The Zombie Wizard-Cat of Oz (Part 1 of 2)

Posted by Remya Padmadas on September 22, 2017

Vinayak Varma, writes and draws things. He has written, guest edited and art directed STEM picture books for Pratham Books. Visit him at

Give nine people the exact same brief, and there’s a good chance that you’ll end up with nine different kinds of output. I’ve always been curious to know what happens on that journey between idea and execution, and what makes similar stories live out such different lives in the minds of different artists and writers. This is perhaps the only thing that motivates me to collaborate with others, speaking as a cranky hermit type who prefers working alone.

I write and illustrate for a living (a large part of which has lately been in aid of PB StoryWeaver). Every new project I take on is invariably a triathlon event that begins with a plunge into the Bottomless Pool of Procrastination, followed by a deathly plod across the Minefield of Migraines and a bicycle race through the No-Man’s-Land of Forgotten Deadlines. Somewhere along this crazy path, the odd conceptual tangents that inform the best parts of my work tend to sneak up on me like little ninjas. I'm usually too annoyed or preoccupied while I’m working to make note of precisely how any of it happened, and once the moment has passed and the job is done -- provided that job has any depth, truth or beauty to it -- it's easy enough to shrug and pretend like I'd been hit by some Joycean haiku moment.

But mastery of one’s art comes from understanding the mechanics of these creative accidents. If you can unpack it, you can duplicate it. However, the trouble with writing stories or making art is that they require you to exist in an isolated, meditative bubble where you're engaging deeply with the problem at hand, whereas the route to this bubble is through much distraction and muddled thinking. In order to parse the finer workings of this process, you need to be able to slip outside of your bubble at will (while maintaining an accessible distance), catch yourself in the act of being creative, and then be detached enough to pause and document what's happening. It’s a dilemma akin to that of Schrodinger’s cat -- the creative moment exists in a sort of delicate half-alive, half-dead state, where the very act of observing it risks killing it.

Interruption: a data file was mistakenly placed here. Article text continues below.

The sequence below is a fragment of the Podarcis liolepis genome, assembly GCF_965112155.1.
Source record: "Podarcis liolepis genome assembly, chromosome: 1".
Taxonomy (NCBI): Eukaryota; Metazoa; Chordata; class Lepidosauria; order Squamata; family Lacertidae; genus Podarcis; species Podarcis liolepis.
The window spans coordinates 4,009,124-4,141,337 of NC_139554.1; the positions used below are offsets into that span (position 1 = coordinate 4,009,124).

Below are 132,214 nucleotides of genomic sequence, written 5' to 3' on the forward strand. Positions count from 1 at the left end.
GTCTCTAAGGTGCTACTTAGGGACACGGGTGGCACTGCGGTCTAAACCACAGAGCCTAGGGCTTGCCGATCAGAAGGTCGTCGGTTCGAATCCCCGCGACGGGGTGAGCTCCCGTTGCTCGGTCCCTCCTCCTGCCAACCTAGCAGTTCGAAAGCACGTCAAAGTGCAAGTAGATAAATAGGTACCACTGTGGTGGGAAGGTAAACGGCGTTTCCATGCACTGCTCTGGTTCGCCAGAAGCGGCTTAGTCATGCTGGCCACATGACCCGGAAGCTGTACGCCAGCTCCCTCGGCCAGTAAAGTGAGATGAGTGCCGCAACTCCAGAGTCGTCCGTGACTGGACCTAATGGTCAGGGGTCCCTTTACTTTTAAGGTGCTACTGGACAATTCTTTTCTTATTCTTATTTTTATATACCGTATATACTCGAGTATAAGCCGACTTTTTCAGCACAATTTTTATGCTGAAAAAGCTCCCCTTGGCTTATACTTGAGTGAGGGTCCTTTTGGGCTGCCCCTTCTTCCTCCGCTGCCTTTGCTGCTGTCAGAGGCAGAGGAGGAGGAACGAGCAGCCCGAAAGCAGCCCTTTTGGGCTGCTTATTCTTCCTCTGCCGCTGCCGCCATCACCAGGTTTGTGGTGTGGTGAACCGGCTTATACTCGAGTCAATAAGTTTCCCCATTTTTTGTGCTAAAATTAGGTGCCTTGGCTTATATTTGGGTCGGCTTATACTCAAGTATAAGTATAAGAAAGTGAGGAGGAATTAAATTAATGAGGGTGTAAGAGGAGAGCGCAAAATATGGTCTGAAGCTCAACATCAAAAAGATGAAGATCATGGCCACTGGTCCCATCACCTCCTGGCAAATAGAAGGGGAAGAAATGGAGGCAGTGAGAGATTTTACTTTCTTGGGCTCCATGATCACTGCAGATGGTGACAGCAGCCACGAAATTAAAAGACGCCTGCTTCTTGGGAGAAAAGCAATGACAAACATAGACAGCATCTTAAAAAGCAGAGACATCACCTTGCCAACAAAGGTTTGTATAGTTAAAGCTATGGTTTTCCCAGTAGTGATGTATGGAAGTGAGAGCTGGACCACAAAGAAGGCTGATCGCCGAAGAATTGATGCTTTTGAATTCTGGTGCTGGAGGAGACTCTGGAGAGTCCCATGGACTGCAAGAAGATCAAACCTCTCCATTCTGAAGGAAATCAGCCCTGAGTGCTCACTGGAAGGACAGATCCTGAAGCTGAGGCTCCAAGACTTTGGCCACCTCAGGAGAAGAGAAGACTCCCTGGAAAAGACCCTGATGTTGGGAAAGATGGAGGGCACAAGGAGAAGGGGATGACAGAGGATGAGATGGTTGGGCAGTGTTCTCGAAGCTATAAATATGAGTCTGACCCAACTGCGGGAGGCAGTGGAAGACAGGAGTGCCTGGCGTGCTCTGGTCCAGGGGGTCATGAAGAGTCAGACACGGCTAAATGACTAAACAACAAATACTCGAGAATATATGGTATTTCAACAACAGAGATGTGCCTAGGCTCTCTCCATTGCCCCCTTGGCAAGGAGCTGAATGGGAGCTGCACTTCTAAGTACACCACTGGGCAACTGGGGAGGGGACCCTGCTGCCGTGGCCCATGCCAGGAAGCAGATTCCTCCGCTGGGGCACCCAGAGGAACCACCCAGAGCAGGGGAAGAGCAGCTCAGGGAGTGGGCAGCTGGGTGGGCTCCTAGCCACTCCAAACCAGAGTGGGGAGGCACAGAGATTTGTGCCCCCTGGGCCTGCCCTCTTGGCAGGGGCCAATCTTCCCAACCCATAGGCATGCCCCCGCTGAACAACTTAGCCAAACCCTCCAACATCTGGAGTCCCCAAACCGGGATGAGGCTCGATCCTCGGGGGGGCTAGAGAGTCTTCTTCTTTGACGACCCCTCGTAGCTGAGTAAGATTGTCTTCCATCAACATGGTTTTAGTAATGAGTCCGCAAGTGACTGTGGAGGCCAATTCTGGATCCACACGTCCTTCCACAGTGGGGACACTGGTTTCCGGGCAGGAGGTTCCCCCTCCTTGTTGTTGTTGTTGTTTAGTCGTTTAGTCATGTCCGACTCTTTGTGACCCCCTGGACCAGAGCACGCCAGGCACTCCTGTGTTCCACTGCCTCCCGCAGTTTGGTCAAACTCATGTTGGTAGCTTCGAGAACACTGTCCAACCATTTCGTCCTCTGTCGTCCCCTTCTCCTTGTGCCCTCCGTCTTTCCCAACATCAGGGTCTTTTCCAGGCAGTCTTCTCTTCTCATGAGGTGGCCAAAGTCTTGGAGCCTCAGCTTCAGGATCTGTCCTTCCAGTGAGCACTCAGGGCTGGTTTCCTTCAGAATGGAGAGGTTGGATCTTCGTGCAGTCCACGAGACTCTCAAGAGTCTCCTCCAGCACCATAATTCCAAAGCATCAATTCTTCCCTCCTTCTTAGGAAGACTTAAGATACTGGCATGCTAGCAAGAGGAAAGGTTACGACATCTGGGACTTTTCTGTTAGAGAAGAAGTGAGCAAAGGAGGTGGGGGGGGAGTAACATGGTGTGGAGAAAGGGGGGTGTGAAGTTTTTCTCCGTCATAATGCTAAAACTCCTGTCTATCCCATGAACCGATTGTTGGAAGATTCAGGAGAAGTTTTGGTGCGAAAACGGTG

Of course, there are other, loftier parts to publishing, from where one can gain an interesting new vantage of some these abstract areas of book-making: hello and welcome to the Highlands, where clowders of editors scour the hillsides for errant adverbs like goats looking for tasty trash. These are cold, dry places where many authors and illustrators don’t dare venture for fear of losing their precious senses of self. Well, I do go there every so often, because I’m foolhardy like that. Here’s what I discovered up there: nothing returns your inner moggie to its quantum state like stage-managing the creation of picture books (as opposed to being one of the actors out in front). Editing and art directing let you view and gently influence the many moving parts of a project, watching creativity in action, without the blinding pressure of being the primary authorial voice. You get to observe the zombie cat but, also, you ARE the zombie cat. I recommend this exercise to all writers and illustrators at least once in their careers: not only does it let you see how other people make things, thereby enriching your own work, but it also acquaints you with the terrible power and omnipotence that commissioning editors have to live with daily. This can build empathy, if nothing else.